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Private Label Credit Card (PLCC) Application V2

Platform: Responsive (mobile + desktop)

Deliverables: UX recommendations and UI mocks

Objective: The hypothesis was simple: a more user friendly credit card application will increase completion rate (80% desktop, 76% mobile web as of Nov 2017). Approximately 25% of users who start the current PLCC application abandon before completing it.

Current Application

The current application, in addition to being outdated when it comes to our design system, also suffers from visual clutter and an unclear path forward for the user.

My task was twofold: create a more compelling application, and make sure the design would be transferable to a responsive codebase.

UI Mocks

I referred to a heuristic analysis on financing standards as well as prior in-person testing results to inform my design iterations. I then completed three separate remote testing sessions with my three recommended variations in order to narrow down an option that we could confidently A/B test against the current application. 

Variation 1: "Stepped" Progression


  • A progress bar validates and encourages the user

  • Simplifies the application by emphasizing each page in manageable pieces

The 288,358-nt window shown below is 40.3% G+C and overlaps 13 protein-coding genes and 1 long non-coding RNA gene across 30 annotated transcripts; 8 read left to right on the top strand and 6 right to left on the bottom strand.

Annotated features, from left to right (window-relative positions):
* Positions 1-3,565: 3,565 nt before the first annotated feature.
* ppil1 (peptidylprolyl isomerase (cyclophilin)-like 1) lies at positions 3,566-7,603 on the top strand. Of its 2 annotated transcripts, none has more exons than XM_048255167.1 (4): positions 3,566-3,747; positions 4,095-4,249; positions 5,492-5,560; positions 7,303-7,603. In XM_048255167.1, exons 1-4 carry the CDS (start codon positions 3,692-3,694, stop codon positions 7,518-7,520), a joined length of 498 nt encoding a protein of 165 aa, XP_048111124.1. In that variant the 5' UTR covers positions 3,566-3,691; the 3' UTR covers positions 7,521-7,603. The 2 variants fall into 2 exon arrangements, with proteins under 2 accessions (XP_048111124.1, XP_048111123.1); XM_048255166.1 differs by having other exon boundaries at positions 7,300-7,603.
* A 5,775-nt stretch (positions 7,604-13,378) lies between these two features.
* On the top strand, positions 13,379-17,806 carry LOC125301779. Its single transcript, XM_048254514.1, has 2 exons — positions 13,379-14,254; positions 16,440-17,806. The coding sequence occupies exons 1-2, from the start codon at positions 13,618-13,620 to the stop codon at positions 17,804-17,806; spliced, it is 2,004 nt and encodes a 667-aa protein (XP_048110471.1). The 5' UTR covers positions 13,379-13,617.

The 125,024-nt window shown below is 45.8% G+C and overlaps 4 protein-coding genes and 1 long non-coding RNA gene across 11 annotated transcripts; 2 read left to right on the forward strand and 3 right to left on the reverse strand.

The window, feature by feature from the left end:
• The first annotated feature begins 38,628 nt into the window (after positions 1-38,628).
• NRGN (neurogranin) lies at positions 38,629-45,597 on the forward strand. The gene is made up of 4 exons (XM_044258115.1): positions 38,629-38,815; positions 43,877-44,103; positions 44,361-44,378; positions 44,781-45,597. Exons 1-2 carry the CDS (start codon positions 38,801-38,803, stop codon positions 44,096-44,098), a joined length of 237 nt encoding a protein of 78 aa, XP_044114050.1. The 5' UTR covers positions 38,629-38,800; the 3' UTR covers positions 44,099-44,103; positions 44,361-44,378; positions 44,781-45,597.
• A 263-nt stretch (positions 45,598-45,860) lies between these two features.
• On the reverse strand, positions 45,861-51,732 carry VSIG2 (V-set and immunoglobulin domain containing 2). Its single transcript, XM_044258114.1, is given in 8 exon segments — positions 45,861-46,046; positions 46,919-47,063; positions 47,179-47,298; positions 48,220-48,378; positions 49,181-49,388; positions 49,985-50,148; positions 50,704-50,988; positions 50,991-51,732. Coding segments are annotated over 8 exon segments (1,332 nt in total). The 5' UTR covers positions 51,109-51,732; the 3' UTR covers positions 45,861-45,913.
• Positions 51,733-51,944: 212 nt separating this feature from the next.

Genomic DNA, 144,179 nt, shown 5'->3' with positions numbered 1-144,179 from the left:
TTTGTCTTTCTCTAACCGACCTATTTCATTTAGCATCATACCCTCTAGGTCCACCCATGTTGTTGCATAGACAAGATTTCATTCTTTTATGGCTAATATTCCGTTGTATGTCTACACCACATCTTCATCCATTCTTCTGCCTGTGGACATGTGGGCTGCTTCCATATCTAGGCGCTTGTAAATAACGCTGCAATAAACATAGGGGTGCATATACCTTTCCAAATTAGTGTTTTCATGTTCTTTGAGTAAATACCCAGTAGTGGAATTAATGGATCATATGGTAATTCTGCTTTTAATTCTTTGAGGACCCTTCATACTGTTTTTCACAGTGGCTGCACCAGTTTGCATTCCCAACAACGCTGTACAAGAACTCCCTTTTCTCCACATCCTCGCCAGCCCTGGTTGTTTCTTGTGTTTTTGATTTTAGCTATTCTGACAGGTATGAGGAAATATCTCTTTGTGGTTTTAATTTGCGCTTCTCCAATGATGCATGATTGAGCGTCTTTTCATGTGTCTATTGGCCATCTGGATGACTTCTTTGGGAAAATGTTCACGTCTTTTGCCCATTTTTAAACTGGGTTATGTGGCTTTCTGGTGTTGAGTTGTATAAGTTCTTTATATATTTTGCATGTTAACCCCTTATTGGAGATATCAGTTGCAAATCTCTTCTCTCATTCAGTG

• Users may not know what to expect next until they click the "Save & Continue" CTA

Variation 2: "Cascading" Progression


  • Users are able to easily keep track of both what they've completed, and what's coming next

  • Simplifies the application by emphasizing each page in manageable pieces


  • Users may not initially see the next steps if they don't scroll -- and therefore question how quick and easy it is to complete

Variation 3: "Horizontal" Progression


  • Bakes the progress bar metaphor into the application itself

  • Gives the appearance of a one-page application


  • Narrow columns can make the amount of information appear to be denser

  • Harder to visually scan

  • Value props at the top of the page push everything else down

Research + Final Design

I tested each variation remotely on three groups of 6 users each. Users were aged 30-65+, in the United States, both male and female, and with HHIs of up to $100,000. 

Their verbal impressions as well as their ability to move through the prototypes were analyzed. Users described each application as "encouraging," "friendly," and "straightforward," but ultimately the 2nd variation won out. Its combination of a focused progression while still allowing users to review the information they'd entered along the way resonated with the testers.